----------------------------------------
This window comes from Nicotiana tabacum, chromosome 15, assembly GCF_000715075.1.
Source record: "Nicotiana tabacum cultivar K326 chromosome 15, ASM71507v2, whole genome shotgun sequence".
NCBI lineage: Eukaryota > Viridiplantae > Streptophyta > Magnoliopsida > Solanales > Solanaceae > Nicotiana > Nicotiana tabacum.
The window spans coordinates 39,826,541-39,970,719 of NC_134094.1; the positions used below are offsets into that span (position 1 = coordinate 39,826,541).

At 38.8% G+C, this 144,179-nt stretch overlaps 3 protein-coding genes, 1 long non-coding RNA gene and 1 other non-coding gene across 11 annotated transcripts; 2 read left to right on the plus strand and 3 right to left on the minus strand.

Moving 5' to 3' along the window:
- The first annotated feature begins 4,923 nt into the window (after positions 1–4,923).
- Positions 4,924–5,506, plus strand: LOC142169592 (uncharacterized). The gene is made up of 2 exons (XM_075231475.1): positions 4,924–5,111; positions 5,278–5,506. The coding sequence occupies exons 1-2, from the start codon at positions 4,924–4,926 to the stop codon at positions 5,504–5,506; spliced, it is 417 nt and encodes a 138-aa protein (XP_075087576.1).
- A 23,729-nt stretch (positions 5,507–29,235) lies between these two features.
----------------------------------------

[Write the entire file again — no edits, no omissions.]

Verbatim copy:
This window comes from Nicotiana tabacum, chromosome 15, assembly GCF_000715075.1.
Source record: "Nicotiana tabacum cultivar K326 chromosome 15, ASM71507v2, whole genome shotgun sequence".
NCBI lineage: Eukaryota > Viridiplantae > Streptophyta > Magnoliopsida > Solanales > Solanaceae > Nicotiana > Nicotiana tabacum.
The window spans coordinates 39,826,541-39,970,719 of NC_134094.1; the positions used below are offsets into that span (position 1 = coordinate 39,826,541).

At 38.8% G+C, this 144,179-nt stretch overlaps 3 protein-coding genes, 1 long non-coding RNA gene and 1 other non-coding gene across 11 annotated transcripts; 2 read left to right on the plus strand and 3 right to left on the minus strand.

Moving 5' to 3' along the window:
- The first annotated feature begins 4,923 nt into the window (after positions 1–4,923).
- Positions 4,924–5,506, plus strand: LOC142169592 (uncharacterized). The gene is made up of 2 exons (XM_075231475.1): positions 4,924–5,111; positions 5,278–5,506. The coding sequence occupies exons 1-2, from the start codon at positions 4,924–4,926 to the stop codon at positions 5,504–5,506; spliced, it is 417 nt and encodes a 138-aa protein (XP_075087576.1).
- A 23,729-nt stretch (positions 5,507–29,235) lies between these two features.